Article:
“We actually had a [theater] competition [March 14],” Bloom said. “As soon as we left [on Friday], we got a message from our directors that we had to come back and unload everything from the truck because we weren’t going. We were like ‘What is going on? This is just a small little thing.’ And then spring break happened. As things started progressing, I’ve always been a little bit pessimistic, so I was like ‘No, I don’t think [we’re going back].’”
Shortly thereafter, the district announced its official cancellation of classes for the remainder of the school year, plunging students and teachers alike into the uncharted territory: online learning.
The routine once promised by an eight-hour school day quickly became non-existent as academic and recreational worlds blended together, making the establishment of boundaries a near-impossible task.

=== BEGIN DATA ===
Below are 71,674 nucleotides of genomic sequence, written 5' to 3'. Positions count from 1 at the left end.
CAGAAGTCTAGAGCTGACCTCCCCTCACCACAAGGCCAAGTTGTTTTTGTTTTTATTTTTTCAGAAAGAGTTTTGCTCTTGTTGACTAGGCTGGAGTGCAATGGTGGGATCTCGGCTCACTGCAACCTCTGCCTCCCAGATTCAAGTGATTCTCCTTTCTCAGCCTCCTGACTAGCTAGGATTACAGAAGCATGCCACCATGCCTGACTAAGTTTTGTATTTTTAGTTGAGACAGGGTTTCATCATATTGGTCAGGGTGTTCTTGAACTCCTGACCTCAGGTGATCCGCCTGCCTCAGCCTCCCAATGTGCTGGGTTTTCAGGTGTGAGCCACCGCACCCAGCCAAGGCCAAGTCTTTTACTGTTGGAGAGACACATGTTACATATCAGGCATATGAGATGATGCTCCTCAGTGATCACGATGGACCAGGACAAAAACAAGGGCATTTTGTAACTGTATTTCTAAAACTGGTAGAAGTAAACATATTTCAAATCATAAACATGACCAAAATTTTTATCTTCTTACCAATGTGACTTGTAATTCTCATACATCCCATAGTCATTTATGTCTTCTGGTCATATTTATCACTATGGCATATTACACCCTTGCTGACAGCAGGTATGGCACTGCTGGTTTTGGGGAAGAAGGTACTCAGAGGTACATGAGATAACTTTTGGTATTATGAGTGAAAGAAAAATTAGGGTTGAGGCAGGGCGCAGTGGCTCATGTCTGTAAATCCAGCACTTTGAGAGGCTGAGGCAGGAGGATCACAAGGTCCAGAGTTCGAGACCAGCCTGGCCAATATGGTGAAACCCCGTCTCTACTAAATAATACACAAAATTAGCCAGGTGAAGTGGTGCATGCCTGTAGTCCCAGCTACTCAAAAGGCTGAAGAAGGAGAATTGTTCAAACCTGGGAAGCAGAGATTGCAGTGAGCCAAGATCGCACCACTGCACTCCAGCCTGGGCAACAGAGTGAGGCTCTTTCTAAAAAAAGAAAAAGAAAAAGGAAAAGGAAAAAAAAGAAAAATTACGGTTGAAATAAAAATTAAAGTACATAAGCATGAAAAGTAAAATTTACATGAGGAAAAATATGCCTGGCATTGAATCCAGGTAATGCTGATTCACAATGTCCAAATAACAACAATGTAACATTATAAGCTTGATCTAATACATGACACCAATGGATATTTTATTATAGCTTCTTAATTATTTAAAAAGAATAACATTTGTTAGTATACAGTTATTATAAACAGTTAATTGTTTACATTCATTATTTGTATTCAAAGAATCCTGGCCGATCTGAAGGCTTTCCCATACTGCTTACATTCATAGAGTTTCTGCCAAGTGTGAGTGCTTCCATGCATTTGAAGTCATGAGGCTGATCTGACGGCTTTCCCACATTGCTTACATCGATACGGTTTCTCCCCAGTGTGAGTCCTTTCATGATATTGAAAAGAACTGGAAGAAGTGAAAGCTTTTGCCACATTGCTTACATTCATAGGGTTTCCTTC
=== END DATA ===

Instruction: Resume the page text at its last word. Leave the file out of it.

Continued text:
“My motivation with online learning [was] at an all-time low,” senior Allison Durocher said. “I could not imagine having four core classes online. It’s so easy to get distracted, and not being able to really communicate with peers and teachers really takes away the joy of learning.”
Those who opted for remote learning found their productivity levels declined due to loss in structure. Additionally, the school’s designated software for online instruction, Edgenuity, slightly impaired communication between teachers and students and resulted in discouragement from students participating in the virtual pathway, like Guzman.